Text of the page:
Lest we forget

David Cameron 27.01.2011:

This month, we published the Health and Social Care Bill, which sets out our plans to modernise the NHS … as with any big change, some myths have crept in and people are understandably nervous about what it will mean for them. So I want to address some of these concerns …Myth number one is that no change is needed at all. I disagree. Despite the best efforts of staff, the NHS does not consistently deliver the patient-centred, responsive care we all want to see. Too often, the decisions of frontline doctors and nurses are over-ridden by a top-down system which doesn’t allow professionals the freedom they need. This is the reason that, despite spending the European average on health, some of the outcomes are poor in comparison. For example, someone in this country is twice as likely to die from a heart attack as someone in France …

Guardian/British Medical Journal 27.01.2012:

The number of people dying from a heart attack has halved in the last decade, with falling rates of smoking, greater use of statins to lower cholesterol, and better NHS care thought to be behind the fall.

Fewer people in England are suffering a heart attack, and fewer of those who do are dying as a result, according to research by Oxford University reported in Thursday’s British Medical Journal.

They used official NHS data on hospital admissions and mortality to study 840,175 men and women who between them had 861,134 heart attacks between 2002 and 2010.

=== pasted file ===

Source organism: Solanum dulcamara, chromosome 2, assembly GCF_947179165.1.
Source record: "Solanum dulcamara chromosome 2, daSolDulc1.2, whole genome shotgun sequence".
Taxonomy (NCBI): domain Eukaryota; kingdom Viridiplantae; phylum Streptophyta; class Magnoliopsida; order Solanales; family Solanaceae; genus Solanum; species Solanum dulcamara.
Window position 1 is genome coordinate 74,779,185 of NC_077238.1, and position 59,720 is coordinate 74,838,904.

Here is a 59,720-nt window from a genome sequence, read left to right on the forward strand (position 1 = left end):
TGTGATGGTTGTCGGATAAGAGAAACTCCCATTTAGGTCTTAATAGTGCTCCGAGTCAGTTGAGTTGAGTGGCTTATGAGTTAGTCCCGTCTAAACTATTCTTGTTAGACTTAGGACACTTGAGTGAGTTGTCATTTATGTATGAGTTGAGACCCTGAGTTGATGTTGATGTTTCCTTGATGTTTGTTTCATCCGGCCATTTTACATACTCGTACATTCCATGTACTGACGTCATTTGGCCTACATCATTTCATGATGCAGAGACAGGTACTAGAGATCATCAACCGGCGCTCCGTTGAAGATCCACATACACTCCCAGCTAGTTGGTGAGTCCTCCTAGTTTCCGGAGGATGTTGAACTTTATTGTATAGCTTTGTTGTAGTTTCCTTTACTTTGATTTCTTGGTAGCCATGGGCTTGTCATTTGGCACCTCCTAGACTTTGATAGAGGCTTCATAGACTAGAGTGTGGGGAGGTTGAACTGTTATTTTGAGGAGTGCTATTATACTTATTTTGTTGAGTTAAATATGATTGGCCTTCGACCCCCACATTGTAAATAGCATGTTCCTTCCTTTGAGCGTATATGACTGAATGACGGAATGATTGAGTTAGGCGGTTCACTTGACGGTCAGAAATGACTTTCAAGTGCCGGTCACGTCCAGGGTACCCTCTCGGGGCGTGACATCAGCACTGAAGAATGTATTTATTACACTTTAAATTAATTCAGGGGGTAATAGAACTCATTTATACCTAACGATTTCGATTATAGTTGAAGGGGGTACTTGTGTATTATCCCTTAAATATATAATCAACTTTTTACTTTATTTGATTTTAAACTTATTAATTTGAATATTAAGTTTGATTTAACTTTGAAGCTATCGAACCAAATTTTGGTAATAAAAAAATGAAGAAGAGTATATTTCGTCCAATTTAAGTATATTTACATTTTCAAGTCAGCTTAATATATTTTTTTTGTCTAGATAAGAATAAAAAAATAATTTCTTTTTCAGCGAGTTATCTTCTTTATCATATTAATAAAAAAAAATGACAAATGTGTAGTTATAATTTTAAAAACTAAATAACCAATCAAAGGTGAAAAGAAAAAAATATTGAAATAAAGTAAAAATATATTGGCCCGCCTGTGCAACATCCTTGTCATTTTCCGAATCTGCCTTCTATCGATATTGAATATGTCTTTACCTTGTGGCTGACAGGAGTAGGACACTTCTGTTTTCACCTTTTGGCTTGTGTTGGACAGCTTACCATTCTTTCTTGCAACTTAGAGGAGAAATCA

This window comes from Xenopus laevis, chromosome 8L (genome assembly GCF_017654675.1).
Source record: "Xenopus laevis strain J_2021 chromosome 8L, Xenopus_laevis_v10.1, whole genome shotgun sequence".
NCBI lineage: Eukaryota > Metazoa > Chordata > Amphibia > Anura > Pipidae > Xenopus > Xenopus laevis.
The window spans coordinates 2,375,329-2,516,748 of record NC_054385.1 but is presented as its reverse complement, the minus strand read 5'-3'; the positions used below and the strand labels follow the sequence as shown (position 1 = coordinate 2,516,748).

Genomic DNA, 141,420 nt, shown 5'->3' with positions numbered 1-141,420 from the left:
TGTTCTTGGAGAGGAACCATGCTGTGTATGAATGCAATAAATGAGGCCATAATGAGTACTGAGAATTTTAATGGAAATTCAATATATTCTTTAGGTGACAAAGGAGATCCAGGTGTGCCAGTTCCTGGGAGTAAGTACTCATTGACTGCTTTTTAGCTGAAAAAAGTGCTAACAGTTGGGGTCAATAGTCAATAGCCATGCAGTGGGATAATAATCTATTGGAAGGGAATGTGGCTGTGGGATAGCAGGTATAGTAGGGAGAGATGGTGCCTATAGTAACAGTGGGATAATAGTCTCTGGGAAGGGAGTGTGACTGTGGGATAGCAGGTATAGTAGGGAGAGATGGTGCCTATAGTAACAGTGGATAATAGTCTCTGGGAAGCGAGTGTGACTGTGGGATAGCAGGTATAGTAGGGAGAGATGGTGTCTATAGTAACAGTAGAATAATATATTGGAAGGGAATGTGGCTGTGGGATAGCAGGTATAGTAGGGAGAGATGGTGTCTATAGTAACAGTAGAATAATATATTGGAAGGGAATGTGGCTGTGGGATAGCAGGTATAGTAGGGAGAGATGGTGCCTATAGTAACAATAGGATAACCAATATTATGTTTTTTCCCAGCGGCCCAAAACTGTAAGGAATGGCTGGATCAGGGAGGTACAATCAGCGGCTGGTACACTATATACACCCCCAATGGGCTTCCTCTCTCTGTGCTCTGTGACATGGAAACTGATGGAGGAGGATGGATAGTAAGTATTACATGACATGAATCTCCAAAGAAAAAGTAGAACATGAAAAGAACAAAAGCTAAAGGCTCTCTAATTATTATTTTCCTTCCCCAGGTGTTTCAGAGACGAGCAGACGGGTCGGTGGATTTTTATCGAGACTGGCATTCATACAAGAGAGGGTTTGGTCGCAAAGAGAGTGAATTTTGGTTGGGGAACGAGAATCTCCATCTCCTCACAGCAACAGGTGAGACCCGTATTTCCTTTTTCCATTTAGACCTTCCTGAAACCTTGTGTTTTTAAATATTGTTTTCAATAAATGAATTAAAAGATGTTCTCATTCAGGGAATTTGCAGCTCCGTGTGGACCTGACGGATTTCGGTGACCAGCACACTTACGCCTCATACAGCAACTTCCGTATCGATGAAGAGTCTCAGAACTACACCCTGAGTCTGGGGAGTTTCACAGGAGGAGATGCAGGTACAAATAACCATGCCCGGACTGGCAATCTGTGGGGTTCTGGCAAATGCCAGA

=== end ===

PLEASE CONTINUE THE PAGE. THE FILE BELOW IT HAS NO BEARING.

Overall, mortality rates among men fell by 50% and among women by 53%.

Link to the BMJ article

See also:

Does poor health justify NHS reform? Prof John Appleby Kings Fund

Heart attack deaths halved in the last decade. BBC

Britian’s record on cancer, who’s right? Straight statistics

One response to “Lest we forget

  1. Appleby, J. Does poor health justify NHS reform? BMJ (2011) 342:d566

    “The official ministerial briefing for the Health and Social Care Bill states that despite spending the same on healthcare, our rate of death from heart disease is double that in France. Although statistics from the Organisation for Economic Cooperation and Development (OECD) confirm that in 2006 the age standardised death rate for acute myocardial infarction was around 19/100,000 in France and 41/100,000 in the United Kingdom, comparing just one year-and with a country with the lowest death rate for myocardial infarction in Europe-reveals only part of the story.
    Not only has the UK had the largest fall in death rates from myocardial infarction between 1980 and 2006 of any European country, if trends over the past 30 years continue, it will have a lower death rate than France as soon as 2012. These trends have been achieved with a slower rate of growth in healthcare spending in the UK compared with France and at lower levels of spending every year for the past half century”

    There is also plenty of work to read on the differences in medical entries in death certificates and coding. France – more likely to die of ‘old age’.

    Richards et al – rates of the diagnostic categories “Definitive” and “possible”
    MI were probably underestimated by around 25%.
    “Sudden death” coding more likely to be used that ischaemic heart death coding in France, Belgium, Poland.
    UK more likely use heart codings as reason. Most of us will die of a heart code. I really hope I do. Even if they code it as sudden death

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